This Eight-spotted Forester Moth (Alypia octomaculata) was feasting on the flowering winterberry bush outside my office window. Those puffy orange knees caught my eye and I had to go out to investigate.
The first few photo attempts were fruitless, as the moth flitted away as soon as I got close enough. Persistence paid off, however, and this flashy fellow got used to me and let me snap away.
First google search of “black and white moth with orange legs” hit the jackpot with enough information to make you a virtual Eight-spotted Forester Moth Expert.
Here are the tidbits that I found most interesting:
- The EsFM is a smallish (1 ½ inch wingspread), flashy, day-flying moth that is often mistaken for a butterfly when it’s nectaring on flowers. While not knobbed like a butterfly’s, its antennae are slim (simple), not feathery. It has black wings with two cream-colored spots on each forewing and two white spots on each hind wing (= 8). Its body and legs are also black, accented by yellow “epaulets” called tegulae on the thorax at the base of each wing and by startling tufts of orange hairs at the tops of its first and second pairs of legs. One theory is that the orange tufts resemble the packed pollen baskets of a bee.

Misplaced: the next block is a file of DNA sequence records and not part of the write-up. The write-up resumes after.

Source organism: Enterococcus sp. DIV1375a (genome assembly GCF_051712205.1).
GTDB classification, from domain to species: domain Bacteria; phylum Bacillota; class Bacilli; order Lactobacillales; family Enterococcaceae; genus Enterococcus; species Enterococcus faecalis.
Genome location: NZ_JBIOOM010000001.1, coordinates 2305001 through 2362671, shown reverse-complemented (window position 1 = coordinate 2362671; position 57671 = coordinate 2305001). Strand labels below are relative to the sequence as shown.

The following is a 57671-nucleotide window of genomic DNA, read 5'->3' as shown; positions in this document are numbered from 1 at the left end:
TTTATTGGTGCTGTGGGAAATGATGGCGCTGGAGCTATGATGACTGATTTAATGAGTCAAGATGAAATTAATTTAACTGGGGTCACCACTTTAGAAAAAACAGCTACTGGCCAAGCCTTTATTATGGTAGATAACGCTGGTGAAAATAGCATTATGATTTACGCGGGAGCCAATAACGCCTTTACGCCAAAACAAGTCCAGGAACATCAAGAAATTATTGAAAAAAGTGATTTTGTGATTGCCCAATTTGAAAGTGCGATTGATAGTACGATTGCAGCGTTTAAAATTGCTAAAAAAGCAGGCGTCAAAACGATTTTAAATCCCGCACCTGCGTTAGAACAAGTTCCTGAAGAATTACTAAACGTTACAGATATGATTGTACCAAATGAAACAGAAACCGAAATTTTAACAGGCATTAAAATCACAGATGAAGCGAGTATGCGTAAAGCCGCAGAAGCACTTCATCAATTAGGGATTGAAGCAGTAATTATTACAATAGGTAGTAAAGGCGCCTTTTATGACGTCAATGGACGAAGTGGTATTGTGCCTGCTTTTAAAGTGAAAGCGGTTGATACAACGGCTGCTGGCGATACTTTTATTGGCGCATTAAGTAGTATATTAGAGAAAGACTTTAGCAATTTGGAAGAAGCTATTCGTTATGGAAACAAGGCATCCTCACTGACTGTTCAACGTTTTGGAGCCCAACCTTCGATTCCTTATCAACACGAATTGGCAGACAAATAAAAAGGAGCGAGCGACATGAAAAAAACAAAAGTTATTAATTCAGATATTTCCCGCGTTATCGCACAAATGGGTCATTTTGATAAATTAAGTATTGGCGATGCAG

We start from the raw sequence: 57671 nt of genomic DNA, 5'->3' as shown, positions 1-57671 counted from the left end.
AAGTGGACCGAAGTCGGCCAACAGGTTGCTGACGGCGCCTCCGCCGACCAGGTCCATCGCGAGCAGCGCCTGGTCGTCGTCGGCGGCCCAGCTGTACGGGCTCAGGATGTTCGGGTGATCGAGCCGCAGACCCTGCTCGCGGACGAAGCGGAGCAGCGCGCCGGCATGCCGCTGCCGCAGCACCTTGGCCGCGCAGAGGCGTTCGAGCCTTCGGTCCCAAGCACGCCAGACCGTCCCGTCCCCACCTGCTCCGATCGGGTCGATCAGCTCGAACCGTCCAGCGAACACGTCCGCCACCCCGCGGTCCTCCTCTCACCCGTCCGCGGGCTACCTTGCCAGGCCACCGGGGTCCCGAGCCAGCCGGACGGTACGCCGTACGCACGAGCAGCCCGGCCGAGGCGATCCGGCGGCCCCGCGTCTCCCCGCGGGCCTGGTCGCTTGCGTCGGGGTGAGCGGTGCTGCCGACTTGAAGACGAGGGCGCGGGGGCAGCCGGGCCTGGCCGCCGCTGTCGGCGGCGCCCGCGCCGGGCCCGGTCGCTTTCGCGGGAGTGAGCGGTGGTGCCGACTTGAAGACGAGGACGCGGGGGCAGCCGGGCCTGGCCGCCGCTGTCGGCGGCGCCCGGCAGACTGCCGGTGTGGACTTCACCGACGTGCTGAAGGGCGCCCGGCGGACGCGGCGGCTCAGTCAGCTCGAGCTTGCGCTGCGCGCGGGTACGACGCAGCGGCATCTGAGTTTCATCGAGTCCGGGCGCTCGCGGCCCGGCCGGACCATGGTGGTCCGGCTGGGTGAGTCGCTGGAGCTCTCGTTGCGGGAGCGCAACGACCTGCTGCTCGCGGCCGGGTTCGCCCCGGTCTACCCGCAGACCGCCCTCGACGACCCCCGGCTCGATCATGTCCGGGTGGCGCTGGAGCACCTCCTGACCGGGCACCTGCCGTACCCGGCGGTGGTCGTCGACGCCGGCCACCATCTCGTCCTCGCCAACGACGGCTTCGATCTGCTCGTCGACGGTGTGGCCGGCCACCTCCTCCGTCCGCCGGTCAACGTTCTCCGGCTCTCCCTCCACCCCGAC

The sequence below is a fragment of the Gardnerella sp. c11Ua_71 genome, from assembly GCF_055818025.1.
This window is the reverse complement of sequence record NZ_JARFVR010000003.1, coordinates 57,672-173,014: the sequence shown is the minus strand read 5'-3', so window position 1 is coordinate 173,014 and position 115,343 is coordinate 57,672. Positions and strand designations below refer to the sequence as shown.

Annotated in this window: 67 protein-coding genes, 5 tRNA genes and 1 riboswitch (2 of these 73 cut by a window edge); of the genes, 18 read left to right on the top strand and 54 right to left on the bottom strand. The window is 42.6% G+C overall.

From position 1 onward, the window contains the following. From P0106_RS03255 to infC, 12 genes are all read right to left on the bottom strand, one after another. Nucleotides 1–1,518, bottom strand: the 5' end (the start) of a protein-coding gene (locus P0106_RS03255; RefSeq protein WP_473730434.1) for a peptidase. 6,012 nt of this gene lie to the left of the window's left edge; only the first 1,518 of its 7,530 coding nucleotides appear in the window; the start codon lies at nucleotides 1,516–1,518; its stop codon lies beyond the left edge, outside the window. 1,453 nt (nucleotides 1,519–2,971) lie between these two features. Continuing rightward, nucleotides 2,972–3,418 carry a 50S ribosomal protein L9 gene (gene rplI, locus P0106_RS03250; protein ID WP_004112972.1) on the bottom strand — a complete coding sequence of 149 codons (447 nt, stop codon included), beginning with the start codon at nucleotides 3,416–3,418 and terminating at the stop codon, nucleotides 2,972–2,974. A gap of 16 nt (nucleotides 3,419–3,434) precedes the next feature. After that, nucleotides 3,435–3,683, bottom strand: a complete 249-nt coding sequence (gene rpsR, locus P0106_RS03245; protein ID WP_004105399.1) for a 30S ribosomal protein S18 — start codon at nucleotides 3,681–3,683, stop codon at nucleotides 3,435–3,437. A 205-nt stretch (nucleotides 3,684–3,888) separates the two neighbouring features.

- Their body and wings are black, there are two yellow spots on each forewing and two white spots on each hindwing….and of course those gorgeous orange tufts on their legs, that seriously look like stockings. The eight distinctive spots on their wings is where their species name comes from….octomaculata literally translates into 8-spotted.
- The moth flies from April to June in one generation in the north. In the south it has a second generation, which flies in August.
A few other flying friends were at the party. This lightening bug seemed to think that the winterberry blossoms tasted just fine.